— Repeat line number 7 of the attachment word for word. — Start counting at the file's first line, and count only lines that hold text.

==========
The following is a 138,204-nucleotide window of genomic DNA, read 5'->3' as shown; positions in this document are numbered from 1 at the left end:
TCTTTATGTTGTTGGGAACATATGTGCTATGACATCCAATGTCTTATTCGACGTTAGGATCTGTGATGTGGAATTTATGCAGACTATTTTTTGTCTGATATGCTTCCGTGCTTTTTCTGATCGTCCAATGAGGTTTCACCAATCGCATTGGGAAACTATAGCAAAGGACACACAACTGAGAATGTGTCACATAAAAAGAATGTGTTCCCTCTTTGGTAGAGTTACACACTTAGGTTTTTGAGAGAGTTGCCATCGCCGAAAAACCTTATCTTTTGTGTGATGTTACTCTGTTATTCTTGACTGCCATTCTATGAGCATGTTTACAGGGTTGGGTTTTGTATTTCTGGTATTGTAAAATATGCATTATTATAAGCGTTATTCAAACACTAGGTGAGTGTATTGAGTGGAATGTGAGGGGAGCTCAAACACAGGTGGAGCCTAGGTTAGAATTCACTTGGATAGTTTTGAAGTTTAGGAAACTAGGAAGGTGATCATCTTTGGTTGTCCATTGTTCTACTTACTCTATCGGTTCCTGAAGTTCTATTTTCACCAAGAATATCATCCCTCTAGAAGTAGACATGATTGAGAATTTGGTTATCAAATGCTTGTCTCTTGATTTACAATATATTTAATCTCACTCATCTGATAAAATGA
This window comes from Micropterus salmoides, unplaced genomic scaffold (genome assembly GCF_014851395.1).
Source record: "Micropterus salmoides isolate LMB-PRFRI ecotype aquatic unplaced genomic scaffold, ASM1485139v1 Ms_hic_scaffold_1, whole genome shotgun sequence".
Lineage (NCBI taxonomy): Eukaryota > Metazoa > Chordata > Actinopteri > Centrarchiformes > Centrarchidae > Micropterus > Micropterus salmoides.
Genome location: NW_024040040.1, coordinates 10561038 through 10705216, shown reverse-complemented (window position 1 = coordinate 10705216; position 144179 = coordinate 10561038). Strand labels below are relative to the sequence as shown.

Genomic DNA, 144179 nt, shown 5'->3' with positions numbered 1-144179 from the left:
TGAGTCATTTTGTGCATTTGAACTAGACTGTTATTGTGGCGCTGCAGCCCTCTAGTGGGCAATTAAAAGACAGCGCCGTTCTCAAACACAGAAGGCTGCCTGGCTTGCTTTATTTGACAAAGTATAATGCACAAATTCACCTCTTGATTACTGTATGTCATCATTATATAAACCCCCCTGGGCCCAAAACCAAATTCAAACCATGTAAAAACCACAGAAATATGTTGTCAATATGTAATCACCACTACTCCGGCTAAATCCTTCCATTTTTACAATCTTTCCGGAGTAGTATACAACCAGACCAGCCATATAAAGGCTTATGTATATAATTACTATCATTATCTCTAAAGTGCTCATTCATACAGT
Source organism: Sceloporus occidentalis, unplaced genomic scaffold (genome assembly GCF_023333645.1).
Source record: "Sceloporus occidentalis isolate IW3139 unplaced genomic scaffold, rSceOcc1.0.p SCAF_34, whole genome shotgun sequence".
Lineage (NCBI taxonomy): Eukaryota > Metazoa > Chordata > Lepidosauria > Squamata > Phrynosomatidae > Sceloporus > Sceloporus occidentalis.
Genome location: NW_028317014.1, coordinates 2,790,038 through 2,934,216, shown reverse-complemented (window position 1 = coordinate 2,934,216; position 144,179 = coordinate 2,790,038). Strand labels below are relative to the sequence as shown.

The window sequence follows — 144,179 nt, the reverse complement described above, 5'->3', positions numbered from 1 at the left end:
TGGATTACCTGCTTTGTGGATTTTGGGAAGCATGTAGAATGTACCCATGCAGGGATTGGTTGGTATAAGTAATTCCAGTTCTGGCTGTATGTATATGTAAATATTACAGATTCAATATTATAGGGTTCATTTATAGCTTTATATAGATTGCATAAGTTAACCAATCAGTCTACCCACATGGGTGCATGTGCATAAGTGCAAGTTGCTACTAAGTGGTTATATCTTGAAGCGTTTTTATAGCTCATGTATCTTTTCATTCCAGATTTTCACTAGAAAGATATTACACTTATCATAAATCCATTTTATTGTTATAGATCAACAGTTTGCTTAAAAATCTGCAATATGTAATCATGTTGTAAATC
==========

Genomic DNA, 144179 nt, shown 5'->3' with positions numbered 1-144179 from the left: